7 Textile Artists Inspired by Women

7 Textile Artists Inspired by Women You HAVE to Follow

During the Renaissance Textile Art was relegated from its ‘high arts’ status and embroidery was later banned from exhibitions by the Royal Academy. This influenced women to reject the medium in a bid to be taken seriously as artists.  However, in recent decades women have cleverly reclaimed textiles and needlework crafts to do what art has always done: make us look deeply, feel intently and question what we thought we knew.  

This international Women’s Day we’ve added to our Artists You HAVE to Follow Series by  exploring the work from 7 contemporary textile artists inspired by women. Each celebrate women and the female form – the good, the bad and the ugly.  The work you are about to see is not always pretty, dainty or decorative textile work. Instead, it’s gritty, innovative, vibrant and stunning artwork created to challenge gender stereotypes and highlight the glorious female expression. 

Continue your International Women’s celebrations by taking a look at some of our previous posts. The Women that Made Space Inspired Textile Art Possible and Honouring Women in Textiles. 

7 Textile Artists Inspired by Women

1. Sophie King

Sophie King, otherwise known as King Sophie’s World, is a British contemporary embroidery artist. Sophie has been creating her consumable, unique designs since 2012 and has attracted global interest from personal and commercial clients.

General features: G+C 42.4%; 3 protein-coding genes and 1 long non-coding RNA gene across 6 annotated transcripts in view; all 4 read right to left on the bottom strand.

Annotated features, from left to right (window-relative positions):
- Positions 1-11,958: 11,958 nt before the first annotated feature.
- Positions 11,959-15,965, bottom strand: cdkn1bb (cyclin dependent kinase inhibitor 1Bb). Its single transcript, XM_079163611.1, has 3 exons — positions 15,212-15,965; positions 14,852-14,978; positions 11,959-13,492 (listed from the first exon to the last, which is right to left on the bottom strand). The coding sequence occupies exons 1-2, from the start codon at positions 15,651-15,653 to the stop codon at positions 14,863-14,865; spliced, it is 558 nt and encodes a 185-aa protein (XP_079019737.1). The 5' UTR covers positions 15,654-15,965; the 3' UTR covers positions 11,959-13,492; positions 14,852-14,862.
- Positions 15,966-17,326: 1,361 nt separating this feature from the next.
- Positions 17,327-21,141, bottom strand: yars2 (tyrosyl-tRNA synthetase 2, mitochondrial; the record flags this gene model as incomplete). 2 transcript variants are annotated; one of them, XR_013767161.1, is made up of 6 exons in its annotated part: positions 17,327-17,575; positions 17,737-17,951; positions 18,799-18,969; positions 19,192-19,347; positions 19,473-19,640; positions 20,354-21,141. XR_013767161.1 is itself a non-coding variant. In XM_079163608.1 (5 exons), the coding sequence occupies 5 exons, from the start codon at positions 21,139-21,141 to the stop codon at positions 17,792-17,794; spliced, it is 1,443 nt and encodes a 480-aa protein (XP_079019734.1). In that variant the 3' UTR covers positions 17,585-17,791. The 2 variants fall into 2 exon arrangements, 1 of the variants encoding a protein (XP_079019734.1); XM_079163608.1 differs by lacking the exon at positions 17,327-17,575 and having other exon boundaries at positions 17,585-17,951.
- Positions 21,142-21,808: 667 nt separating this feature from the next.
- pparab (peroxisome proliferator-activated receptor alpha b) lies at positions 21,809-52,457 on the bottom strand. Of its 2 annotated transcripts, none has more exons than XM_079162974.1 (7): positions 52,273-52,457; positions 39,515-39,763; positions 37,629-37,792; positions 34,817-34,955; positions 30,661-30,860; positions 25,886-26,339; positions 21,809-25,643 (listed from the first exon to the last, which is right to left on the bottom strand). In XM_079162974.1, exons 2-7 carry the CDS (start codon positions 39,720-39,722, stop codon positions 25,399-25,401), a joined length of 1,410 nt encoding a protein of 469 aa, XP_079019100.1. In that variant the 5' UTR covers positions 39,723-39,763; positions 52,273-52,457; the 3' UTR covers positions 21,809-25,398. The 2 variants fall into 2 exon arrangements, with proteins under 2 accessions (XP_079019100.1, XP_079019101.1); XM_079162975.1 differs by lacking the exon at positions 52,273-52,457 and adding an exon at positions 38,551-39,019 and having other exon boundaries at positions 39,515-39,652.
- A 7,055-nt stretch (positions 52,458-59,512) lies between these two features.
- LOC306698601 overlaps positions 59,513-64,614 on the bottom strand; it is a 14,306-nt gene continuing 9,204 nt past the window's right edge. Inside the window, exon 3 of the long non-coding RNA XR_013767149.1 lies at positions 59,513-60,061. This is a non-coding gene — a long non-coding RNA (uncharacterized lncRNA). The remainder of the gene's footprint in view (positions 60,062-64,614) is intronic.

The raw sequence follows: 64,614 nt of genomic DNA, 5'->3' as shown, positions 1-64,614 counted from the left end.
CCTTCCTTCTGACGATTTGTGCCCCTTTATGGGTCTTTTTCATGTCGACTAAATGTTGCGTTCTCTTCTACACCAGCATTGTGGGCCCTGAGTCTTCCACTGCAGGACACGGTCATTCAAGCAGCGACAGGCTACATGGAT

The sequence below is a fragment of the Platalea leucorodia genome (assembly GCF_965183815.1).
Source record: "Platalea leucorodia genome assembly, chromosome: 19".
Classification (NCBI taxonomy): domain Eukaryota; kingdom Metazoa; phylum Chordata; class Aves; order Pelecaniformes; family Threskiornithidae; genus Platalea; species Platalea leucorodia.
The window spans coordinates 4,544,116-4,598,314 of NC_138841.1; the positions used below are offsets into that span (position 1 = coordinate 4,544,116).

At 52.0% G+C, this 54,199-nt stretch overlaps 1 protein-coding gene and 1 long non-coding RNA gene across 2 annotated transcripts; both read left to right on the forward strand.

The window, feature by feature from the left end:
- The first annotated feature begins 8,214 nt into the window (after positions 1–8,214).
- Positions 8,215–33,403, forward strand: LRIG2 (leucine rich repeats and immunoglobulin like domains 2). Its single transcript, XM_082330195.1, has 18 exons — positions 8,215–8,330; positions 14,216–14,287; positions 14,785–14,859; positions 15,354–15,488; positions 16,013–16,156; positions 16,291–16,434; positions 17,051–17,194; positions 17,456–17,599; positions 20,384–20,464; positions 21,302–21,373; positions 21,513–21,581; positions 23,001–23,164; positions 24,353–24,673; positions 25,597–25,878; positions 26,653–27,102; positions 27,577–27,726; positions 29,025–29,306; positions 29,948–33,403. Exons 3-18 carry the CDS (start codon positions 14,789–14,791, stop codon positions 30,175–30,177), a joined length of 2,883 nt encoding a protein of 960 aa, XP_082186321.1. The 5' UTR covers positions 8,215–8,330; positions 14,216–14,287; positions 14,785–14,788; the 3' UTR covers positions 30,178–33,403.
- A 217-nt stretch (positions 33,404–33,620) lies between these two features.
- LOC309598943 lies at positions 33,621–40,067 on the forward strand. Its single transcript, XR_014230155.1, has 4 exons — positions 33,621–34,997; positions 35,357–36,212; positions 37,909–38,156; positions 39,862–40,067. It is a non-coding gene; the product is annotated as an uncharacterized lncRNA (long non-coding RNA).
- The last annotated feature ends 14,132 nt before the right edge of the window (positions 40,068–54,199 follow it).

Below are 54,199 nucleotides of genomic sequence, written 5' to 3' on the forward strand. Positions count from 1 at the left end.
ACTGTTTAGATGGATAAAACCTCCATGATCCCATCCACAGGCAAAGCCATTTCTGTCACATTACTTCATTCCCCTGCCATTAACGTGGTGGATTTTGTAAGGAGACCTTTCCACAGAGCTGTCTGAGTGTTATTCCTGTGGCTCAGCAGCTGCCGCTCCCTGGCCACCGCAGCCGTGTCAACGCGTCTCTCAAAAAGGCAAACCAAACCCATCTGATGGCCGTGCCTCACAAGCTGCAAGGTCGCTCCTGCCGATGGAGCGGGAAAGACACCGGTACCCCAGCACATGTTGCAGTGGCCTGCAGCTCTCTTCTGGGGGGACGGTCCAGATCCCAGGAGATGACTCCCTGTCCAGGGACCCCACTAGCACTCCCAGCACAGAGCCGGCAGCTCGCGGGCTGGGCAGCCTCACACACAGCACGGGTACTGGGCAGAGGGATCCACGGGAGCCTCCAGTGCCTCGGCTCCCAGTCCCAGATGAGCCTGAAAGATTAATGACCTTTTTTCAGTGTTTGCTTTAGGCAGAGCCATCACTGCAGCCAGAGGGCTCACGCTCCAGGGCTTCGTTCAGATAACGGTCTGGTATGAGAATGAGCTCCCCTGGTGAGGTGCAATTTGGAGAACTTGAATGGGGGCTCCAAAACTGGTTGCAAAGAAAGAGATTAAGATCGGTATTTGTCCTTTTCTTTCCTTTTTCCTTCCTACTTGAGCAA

Sophie has received commissions from Gwen Stafani, Teen Vogue, REfinery29 and Bumble and was featured in group exhibition “Cut Cloth: Contemporary Textiles and Feminism.

“Throughout my work, I aim to show how textiles, especially embroidery, can be used as a powerful medium that can communicate messages and stories about ourselves and the world around us.

My most recent embroideries draw upon my personal experiences as a woman in modern life. Exploring themes involving relationships, love, emotional well being and rebirth. I examine many of the problems women face in day to day life, presenting social-political commentary on such issues.”

We love her empowering mantras embroidered into feminine everyday items. Her designs remind us that – as women – we are enough and that gender doesn’t give anyone a right to be mean.   

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Contemporary Embroidery art work by Sophie King, King Sophie's World
Contemporary Embroidery art work by Sophie King, King Sophie's World
Contemporary Embroidery art work by Sophie King, King Sophie's World

2. Joetta Maue

Joetta Maue is a renowned artist celebrated for her exploration of the profound and mundane elements of everyday life. Her work has garnered recognition both nationally and internationally, with exhibitions in prestigious museums and galleries across cities like New York, Los Angeles, San Francisco, London, and Tokyo, as well as at esteemed academic institutions including Harvard University and Tufts University.